CURRENT STATUS OF WHEAT RESEACH ANDPRODUCTION IN NIGERIA  – IMPLICATIONS FOR     FOOD SECURITY         BY      M. D. MAGAJ...
IntroductionIn Nigeria, wheat cultivation dates back to the16th century, when wheat was cultivated onsmall plots and pock...
INTRODUCTIONThe mean maximum temperatureranges from 30o to 35oC during thegrowing period of November toMarch each year.The...
POLITICAL MAP OF NIGERIA                           MAGAJI ET AL., 2012   4
ectectsTo increase wheat Production, there is the need to expand  areas under production and increase the yield of varieti...
In sDespite of the bright prospects and enormous potential of  wheat production in Nigeria, there are challenges such as, ...
Between 1971 and 1981, agricultural import bills, including  those of wheat increased 13-fold from US $192 million to  US ...
Economic Importance of Wheat Wheat in Nigeria is mainly used for bakery and confectionery; it is also  used for domestic ...
RESEARCH FOR DEVELOPMENT• Some of the challenges confronting wheat  production in Nigeria are :• Development of heat toler...
Wheat research dates back to 1959, when local germplasm materials were collected by scientists . These materials were eval...
TABLE1: WHEAT VARIETIES RELEASED AND REGISTERED                            IN NIGERIAName of Variety     Original Name    ...
Lake Chad Research Institute, incollaboration with CIMMYT hasdeveloped and released improvedwheat varieties that are early...
ACHIEVEMENTS AND CONTRIBUTION TO NATIONAL ECONOMYSerial   Crop & Name               Year of         Yield potential     Ad...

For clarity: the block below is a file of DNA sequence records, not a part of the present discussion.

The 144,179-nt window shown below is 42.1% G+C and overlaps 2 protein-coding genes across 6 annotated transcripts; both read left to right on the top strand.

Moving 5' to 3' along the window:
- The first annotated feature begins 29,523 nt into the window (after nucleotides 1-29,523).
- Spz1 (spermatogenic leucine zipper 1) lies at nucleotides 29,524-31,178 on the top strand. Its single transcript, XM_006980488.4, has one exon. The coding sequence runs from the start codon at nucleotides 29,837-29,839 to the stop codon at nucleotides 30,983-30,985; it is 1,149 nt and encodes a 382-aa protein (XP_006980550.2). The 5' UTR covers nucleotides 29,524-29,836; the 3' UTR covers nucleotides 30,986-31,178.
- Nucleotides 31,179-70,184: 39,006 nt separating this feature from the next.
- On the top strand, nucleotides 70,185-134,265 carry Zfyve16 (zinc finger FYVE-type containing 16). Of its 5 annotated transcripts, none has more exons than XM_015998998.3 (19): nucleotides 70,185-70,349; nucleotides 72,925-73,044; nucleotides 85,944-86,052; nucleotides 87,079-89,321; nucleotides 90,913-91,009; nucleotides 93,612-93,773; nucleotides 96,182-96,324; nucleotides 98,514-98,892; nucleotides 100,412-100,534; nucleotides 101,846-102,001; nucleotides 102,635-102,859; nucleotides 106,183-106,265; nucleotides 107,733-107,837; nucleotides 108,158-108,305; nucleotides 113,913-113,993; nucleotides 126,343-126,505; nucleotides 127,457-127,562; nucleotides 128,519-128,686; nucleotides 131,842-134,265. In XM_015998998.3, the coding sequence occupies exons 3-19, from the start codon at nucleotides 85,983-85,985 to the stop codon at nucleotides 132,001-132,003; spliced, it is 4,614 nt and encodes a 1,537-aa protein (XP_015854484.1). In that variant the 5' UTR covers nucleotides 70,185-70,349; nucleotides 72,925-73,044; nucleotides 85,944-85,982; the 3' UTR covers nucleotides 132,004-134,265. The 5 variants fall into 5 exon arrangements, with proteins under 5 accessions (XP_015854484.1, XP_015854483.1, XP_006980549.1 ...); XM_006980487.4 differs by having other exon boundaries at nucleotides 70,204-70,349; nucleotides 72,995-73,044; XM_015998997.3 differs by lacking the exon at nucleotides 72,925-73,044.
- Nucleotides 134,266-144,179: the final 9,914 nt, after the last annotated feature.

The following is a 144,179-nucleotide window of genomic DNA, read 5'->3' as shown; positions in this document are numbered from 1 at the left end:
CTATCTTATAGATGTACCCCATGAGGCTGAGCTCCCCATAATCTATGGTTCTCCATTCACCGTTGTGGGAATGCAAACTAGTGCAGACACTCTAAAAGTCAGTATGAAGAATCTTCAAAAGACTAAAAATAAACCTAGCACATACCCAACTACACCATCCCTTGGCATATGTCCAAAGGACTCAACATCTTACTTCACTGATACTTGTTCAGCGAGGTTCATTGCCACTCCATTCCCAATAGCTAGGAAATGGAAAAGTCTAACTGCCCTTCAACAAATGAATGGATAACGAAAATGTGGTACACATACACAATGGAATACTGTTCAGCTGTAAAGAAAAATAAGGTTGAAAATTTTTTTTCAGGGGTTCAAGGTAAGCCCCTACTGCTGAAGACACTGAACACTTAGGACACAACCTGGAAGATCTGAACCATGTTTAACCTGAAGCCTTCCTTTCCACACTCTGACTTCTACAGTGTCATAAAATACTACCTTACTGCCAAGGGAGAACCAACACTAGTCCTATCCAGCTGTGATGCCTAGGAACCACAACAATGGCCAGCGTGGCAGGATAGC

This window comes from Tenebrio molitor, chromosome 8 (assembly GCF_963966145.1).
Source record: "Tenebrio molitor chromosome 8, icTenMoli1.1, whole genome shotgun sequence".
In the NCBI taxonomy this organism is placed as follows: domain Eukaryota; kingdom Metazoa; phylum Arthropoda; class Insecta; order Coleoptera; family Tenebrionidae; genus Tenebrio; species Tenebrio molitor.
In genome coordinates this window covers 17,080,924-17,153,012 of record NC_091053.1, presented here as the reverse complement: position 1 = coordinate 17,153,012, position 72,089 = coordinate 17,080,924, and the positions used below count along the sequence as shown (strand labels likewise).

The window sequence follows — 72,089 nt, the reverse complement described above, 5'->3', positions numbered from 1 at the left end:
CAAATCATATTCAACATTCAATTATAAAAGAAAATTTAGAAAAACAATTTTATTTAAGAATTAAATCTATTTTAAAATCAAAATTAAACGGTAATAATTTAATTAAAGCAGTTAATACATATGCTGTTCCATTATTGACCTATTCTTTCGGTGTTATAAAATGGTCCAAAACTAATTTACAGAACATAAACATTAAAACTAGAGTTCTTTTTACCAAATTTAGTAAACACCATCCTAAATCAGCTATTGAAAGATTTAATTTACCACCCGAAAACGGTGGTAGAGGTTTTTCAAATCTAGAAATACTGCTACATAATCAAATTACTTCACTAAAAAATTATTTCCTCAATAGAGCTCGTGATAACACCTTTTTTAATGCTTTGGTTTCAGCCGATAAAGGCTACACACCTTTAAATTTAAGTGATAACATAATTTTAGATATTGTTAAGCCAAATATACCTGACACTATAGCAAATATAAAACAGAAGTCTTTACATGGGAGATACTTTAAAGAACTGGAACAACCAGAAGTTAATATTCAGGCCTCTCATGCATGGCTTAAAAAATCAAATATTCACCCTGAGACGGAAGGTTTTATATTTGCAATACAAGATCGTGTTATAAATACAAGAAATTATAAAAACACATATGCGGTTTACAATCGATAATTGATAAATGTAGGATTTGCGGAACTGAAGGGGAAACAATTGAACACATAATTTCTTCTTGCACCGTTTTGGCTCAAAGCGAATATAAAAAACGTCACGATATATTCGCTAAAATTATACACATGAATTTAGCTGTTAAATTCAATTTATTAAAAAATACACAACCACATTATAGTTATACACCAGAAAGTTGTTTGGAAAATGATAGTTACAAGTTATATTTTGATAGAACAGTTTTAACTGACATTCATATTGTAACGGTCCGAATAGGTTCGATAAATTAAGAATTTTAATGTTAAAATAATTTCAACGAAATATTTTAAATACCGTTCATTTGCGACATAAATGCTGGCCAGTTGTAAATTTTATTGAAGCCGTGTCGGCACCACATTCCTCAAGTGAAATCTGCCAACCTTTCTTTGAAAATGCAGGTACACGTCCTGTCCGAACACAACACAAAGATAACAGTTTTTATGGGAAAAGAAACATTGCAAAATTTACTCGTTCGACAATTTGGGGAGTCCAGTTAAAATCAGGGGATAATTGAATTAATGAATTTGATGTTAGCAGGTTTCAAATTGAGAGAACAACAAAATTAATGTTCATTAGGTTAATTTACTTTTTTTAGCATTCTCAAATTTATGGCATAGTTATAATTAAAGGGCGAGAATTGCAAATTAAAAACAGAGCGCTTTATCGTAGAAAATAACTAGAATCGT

COLLABORATORS• CIMMYT: Wheat Germplasm exchange• ICARDA : Barley Germplasm exchange• ICRISAT: Pearl Millet Germplasm Excha...
CETTIA        SERI M82SERI M 82   CETTIA   ATILLA GAN ATILLA                         MAGAJI ET AL., 2012   15
WHEAT PRODUCTION TREND PeriodsPeriods      Areas cultivated Yield           Areas cultivated Yield         Total productio...
MAGAJI ET AL., 2012   17
AVAILABLE TRANSFORMATION TECHNOLOGIES      Serial    Crop & Name               Crop & Name                                ...
TRANSFORMATION TECHNOLOGIESManagement practices that ensures efficient use of water for irrigationMeasures that mitigate t...
INPUTS REQUIRED TO ACHIEVE PRODUCTION TARGETSLand : Expand existing hectarageAdequate supply of improved quality seedsProv...
SEED PRODUCTIONLake Chad Research Institute produces highquality breeder and foundation seeds for seedcompanies, state agr...
EXTENSION SERVICE DELIVERY• Research-Extension-Farmer-  Inputs-Linkage-System (REFILS)  provides a platform for linkages  ...
The Institute also disseminates itsdeveloped technologies throughannual training, annual researchreview and planning meeti...
CHALLENGES• In spite of the prospects and enormous potentials for  wheat production in Nigeria, challenges militating  aga...
• Inadequate supply of good quality seeds.  Poor market arrangement and remuneration to  farmers in Nigeria.• Policy imped...
Policy Issues•Nigeria requires 3.7 million metric tons of wheatannually and spends about 635 billion Naira (USD3.91 Billio...
•In the long run, Government has madewheat production one of her priority cropsin its Agricultural Transformation Agenda(A...